Religion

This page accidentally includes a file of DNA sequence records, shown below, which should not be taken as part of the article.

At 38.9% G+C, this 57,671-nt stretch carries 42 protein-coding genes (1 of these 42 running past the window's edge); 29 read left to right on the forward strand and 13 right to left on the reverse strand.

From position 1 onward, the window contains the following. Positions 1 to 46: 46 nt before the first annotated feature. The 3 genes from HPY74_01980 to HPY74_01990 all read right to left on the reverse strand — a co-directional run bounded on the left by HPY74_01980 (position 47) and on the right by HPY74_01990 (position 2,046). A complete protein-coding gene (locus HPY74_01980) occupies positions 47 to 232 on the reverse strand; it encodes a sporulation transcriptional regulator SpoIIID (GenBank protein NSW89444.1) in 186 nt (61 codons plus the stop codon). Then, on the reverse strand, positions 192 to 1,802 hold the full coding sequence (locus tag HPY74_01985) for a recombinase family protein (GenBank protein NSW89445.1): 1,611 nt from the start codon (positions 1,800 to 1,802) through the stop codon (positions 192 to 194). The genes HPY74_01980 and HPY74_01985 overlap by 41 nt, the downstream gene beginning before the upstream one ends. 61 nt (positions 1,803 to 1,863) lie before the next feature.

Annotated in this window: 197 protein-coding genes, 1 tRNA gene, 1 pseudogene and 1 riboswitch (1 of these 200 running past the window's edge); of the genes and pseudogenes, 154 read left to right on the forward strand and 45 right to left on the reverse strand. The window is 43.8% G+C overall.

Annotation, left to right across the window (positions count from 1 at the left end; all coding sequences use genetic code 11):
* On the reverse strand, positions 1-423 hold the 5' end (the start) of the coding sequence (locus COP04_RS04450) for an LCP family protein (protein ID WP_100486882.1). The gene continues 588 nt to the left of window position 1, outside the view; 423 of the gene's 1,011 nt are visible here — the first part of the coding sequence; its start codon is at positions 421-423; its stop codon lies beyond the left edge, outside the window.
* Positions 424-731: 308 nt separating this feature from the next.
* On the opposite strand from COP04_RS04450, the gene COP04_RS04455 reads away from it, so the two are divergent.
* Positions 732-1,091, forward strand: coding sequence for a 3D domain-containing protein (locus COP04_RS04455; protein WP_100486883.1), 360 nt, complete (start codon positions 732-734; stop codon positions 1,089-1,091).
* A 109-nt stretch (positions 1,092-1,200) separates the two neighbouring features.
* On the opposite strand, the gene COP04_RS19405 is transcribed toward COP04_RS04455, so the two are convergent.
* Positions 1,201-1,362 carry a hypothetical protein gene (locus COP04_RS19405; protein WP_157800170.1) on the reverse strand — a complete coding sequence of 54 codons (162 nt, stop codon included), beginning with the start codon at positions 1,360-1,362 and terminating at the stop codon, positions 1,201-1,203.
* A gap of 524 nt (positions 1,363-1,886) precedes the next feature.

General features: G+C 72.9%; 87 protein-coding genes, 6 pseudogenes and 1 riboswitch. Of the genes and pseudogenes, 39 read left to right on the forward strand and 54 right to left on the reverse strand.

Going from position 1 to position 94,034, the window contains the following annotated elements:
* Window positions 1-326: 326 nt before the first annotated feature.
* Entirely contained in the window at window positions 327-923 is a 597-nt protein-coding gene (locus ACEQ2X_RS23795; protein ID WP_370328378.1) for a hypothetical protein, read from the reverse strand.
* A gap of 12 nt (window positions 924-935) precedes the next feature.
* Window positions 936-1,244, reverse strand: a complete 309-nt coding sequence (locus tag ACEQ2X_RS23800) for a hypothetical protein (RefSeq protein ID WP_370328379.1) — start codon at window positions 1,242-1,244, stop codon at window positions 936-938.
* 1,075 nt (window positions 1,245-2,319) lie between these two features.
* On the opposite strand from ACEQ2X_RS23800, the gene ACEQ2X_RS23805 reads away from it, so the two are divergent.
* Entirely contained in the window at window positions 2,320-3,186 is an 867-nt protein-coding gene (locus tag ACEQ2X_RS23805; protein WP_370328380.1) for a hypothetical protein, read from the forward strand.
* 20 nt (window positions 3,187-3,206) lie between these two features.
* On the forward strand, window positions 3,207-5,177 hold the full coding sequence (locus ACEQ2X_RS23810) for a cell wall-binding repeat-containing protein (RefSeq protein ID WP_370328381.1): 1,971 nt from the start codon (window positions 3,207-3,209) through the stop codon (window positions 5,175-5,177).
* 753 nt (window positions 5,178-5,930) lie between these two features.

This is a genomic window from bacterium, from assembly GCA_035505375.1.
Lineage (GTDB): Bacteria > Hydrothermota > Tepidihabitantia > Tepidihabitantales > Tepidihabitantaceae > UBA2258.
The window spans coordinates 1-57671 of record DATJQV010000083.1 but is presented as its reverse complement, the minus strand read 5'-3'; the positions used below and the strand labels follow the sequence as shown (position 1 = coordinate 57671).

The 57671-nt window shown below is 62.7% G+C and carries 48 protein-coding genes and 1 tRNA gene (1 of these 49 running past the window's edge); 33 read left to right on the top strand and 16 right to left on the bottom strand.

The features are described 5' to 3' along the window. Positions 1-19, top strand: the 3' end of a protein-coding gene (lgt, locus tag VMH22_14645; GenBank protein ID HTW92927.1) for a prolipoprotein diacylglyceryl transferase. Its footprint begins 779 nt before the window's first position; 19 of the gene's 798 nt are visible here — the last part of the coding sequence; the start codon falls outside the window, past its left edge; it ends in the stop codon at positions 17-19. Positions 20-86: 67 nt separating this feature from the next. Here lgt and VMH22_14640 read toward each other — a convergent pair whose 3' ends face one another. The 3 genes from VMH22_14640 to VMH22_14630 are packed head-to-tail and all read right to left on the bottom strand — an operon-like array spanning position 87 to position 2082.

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(from religare, to bind, bind together). In broad terms it can be said that r. is based on the belief in spiritual beings. However, this does not apply fully to the original Buddhists, nor to the Confucianists, for whom r. is a code of conduct and a style of life. Religions express what exists in their respective landscapes of formation (*), in the descriptions of their gods, heavens, hells, etc. They burst onto the scene in a given historical moment, and it is usually said that at that moment God “reveals” himself to humanity. But something has taken place during that historical moment for such “revelation” to be accepted. Before this scenario, an entire debate begins concerning the reigning social conditions at that time. While this way of viewing the religious phenomenon has its importance, it does not explain the inner register that is had by the members of the society that is moving toward a new religious moment. If r. is based on a psychosocial phenomenon, then it is appropriate to study it from that perspective as well (*Religiosity). One may speak of the “externality” of religions when one studies the system of images projected in icons, paintings, statues, buildings and relics (proper to visual perception), or in canticles and prayers (corresponding to auditory perception), or in gestures, postures and bodily orientation (proper to kinesthetic and cenesthesic perception) (*Perception). From the point of view of the “externality” of a r. one may study its theology, its sacred books and sacraments, as well as its liturgy, its organization, its holy days and the prescriptions of age or physical condition for believers to carry out certain practices. Finally, likewise from the point of view of religious “externality,” it is interesting to note how frequently errors are committed in both description and prognosis. In this light, almost nothing that has been said about the religions still applies today. If some thought of r. as a sedative for political and social activism, today they are faced by the powerful momentum of r. in these areas; if others imagined religions as imposing their message, today they find that the message of r. has changed; those who thought that the r.s would continue forever, today find themselves doubting their “eternity”; and those who assumed that the r.s would soon disappear are now witnessing, to their amazement, the eruption of religious forms that are overtly or latently mystical. Nothing that used to be said about religions remains valid today, because both apologists and detractors of r. had positioned themselves externally, without taking note of the internal register, the system of ideation of human societies ―and, logically, without understanding the essence of the religious phenomenon, everything about it may seem marvelous or absurd, but almost always unexpected. The universal religions are usually considered as universal those that have originated in a more-or-less delimited territory, or in a specific ethnic group, and subsequently spread to other geographical areas or ethnicity. However, what is characteristic of universal religions is their momentum toward the conversion of new members without territorial, linguistic or ―in general ― cultural limitations. Examples of these universal religions are, Buddhism, Christianity and Islam. It should be noted, however that they all appear initially as heresies in a cultural milieu where a local religion predominates. Over time, moreover, different heretical movements likewise emerge within these universal religions, giving rise to diverse sects (Lamaism, Hinayana and Mahayana Buddhism, etc.; Catholicism, Protestantism, the Orthodox Church, etc., within Christianity; Sunni, Shia, etc., within Islam). Apart from the great division between universal and local or national religions, the existence is recognized of a system of beliefs and practices that are more-or-less universally disseminated and considered as falling within animism or shamanism. The fact that these religions have not systematized literature does not invalidate the fact and the character of their category as r.s. For N.H., whether or not one subscribes to a specific r. ― just as whether or not one adheres to atheism ― may be reduced to a problem of individual conscience. In any case, N.H. cannot have as the starting point of the development of its theory or practice, the belief or non-belief in religious questions. The point of departure for the entire conception of N.H. is the comprehension of the structure of human life. This point leads to important differences with the humanism that antedate N.H.